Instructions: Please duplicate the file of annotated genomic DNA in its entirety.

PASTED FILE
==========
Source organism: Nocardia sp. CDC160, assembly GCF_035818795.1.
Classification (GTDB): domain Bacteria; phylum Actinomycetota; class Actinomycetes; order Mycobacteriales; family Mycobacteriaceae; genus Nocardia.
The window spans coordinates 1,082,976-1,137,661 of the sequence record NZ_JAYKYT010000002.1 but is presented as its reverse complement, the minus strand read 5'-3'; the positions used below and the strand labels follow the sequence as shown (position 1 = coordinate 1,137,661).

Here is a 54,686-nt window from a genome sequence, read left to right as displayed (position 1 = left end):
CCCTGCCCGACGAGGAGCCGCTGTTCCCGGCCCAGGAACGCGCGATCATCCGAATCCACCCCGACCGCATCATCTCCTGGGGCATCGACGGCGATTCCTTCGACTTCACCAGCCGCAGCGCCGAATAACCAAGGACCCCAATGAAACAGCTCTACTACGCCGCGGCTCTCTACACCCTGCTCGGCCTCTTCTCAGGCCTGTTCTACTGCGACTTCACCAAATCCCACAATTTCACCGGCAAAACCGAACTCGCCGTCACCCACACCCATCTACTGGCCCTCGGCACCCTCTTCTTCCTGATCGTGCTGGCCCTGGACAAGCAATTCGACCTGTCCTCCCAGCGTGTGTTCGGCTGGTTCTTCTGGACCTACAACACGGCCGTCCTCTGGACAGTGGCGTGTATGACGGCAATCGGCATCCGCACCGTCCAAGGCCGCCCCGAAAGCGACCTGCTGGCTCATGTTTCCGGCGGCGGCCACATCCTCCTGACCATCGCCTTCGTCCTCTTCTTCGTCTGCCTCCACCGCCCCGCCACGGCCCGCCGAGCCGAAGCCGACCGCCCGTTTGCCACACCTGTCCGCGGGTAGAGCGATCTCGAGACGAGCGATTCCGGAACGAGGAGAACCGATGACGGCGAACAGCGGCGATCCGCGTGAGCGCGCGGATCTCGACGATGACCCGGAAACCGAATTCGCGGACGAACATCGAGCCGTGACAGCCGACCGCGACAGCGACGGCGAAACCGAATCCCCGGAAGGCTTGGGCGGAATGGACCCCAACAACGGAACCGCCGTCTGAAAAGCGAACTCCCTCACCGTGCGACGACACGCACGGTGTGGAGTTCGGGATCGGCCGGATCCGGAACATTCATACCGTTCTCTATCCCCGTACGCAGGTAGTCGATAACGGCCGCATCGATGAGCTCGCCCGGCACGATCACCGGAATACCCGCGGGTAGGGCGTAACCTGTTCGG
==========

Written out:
Source organism: Nocardia sp. CDC160, assembly GCF_035818795.1.
Classification (GTDB): domain Bacteria; phylum Actinomycetota; class Actinomycetes; order Mycobacteriales; family Mycobacteriaceae; genus Nocardia.
The window spans coordinates 1,082,976-1,137,661 of the sequence record NZ_JAYKYT010000002.1 but is presented as its reverse complement, the minus strand read 5'-3'; the positions used below and the strand labels follow the sequence as shown (position 1 = coordinate 1,137,661).

Here is a 54,686-nt window from a genome sequence, read left to right as displayed (position 1 = left end):
CCCTGCCCGACGAGGAGCCGCTGTTCCCGGCCCAGGAACGCGCGATCATCCGAATCCACCCCGACCGCATCATCTCCTGGGGCATCGACGGCGATTCCTTCGACTTCACCAGCCGCAGCGCCGAATAACCAAGGACCCCAATGAAACAGCTCTACTACGCCGCGGCTCTCTACACCCTGCTCGGCCTCTTCTCAGGCCTGTTCTACTGCGACTTCACCAAATCCCACAATTTCACCGGCAAAACCGAACTCGCCGTCACCCACACCCATCTACTGGCCCTCGGCACCCTCTTCTTCCTGATCGTGCTGGCCCTGGACAAGCAATTCGACCTGTCCTCCCAGCGTGTGTTCGGCTGGTTCTTCTGGACCTACAACACGGCCGTCCTCTGGACAGTGGCGTGTATGACGGCAATCGGCATCCGCACCGTCCAAGGCCGCCCCGAAAGCGACCTGCTGGCTCATGTTTCCGGCGGCGGCCACATCCTCCTGACCATCGCCTTCGTCCTCTTCTTCGTCTGCCTCCACCGCCCCGCCACGGCCCGCCGAGCCGAAGCCGACCGCCCGTTTGCCACACCTGTCCGCGGGTAGAGCGATCTCGAGACGAGCGATTCCGGAACGAGGAGAACCGATGACGGCGAACAGCGGCGATCCGCGTGAGCGCGCGGATCTCGACGATGACCCGGAAACCGAATTCGCGGACGAACATCGAGCCGTGACAGCCGACCGCGACAGCGACGGCGAAACCGAATCCCCGGAAGGCTTGGGCGGAATGGACCCCAACAACGGAACCGCCGTCTGAAAAGCGAACTCCCTCACCGTGCGACGACACGCACGGTGTGGAGTTCGGGATCGGCCGGATCCGGAACATTCATACCGTTCTCTATCCCCGTACGCAGGTAGTCGATAACGGCCGCATCGATGAGCTCGCCCGGCACGATCACCGGAATACCCGCGGGTAGGGCGTAACCTGTTCGG